When Nicholas’ wealthy parents died, he is said to have distributed their money to the poor by means of a prolonged campaign of secret gift giving – especially to young people – though most of his gift giving doesn’t match our conception of Christmas gift giving. An example: Nicholas was aware of a poor man with three daughters. Having no funds to provide doweries, the man was unable to arrange marriages for his daughters so they would be cared for after he was gone. Before you go all crazy on me – it was a different time and, fair or not, women in those circumstances depended on men to take care of them. It is entirely true that without dowries, the future prospects of poor girls were – limited. It was also true that the estimate of ‘marriageable’ age – was a bit lower than we have. These girls would have been what we would call children. Often such poor girls would be forced into prostitution or a life of hard and miserable labor to procure a very minimal standard of living. Nicholas came by late at night and dropped a bag of gold through a window in the poor man’s house. Using that as a dowry, the man arranged a marriage for his oldest girl. No sooner was that done than a second late night gold drop occurred. And, after the middle daughter was married off – a third. Most of Nicholas’ secret gift giving follows a similar pattern, i.e., his generosity saving people from ill circumstances.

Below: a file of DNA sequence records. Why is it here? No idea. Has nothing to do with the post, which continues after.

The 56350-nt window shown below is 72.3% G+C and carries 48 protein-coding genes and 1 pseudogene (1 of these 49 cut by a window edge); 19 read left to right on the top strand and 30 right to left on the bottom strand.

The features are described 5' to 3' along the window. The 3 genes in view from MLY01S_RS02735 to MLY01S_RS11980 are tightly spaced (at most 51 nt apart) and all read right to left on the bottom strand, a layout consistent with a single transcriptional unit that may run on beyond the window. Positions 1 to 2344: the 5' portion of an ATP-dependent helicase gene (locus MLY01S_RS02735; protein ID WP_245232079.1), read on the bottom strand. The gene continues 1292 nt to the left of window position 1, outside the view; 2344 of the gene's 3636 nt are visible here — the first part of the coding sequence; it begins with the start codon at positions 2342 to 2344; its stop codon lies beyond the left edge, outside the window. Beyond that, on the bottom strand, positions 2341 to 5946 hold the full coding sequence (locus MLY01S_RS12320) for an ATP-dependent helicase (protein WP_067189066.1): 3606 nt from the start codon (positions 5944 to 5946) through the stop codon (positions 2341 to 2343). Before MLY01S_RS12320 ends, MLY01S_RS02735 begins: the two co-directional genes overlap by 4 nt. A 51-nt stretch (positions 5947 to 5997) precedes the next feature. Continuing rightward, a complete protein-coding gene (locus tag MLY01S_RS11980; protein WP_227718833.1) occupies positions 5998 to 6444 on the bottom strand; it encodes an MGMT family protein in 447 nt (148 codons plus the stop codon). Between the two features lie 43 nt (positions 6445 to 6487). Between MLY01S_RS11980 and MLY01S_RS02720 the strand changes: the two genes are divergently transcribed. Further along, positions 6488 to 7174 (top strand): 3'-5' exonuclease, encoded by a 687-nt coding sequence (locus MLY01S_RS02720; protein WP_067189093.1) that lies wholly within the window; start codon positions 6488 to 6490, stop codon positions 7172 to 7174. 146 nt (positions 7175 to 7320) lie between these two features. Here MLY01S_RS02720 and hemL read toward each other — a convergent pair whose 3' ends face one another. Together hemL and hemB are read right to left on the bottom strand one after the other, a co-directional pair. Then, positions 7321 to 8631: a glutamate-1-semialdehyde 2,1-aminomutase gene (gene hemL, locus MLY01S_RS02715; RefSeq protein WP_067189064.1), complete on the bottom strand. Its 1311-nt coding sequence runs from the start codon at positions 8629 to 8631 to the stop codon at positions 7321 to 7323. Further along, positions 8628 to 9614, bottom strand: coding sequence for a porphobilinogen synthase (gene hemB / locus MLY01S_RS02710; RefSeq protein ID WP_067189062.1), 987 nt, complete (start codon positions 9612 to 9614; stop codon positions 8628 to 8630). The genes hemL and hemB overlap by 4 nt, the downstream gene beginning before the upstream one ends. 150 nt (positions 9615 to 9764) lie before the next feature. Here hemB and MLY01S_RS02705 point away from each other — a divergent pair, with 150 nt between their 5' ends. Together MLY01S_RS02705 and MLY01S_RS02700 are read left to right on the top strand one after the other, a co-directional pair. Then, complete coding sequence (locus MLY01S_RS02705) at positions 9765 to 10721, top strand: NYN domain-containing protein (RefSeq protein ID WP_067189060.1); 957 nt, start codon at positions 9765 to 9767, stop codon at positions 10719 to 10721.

Alright then – a secret gift giver presumed to have the power to work wonders – I don’t much care for the term ‘magic’ but it falls into the modern narrative.